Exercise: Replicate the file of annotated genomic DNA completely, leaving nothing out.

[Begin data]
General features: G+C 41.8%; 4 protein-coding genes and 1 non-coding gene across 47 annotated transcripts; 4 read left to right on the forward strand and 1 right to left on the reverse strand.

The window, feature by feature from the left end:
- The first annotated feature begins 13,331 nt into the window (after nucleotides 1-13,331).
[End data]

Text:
General features: G+C 41.8%; 4 protein-coding genes and 1 non-coding gene across 47 annotated transcripts; 4 read left to right on the forward strand and 1 right to left on the reverse strand.

The window, feature by feature from the left end:
- The first annotated feature begins 13,331 nt into the window (after nucleotides 1-13,331).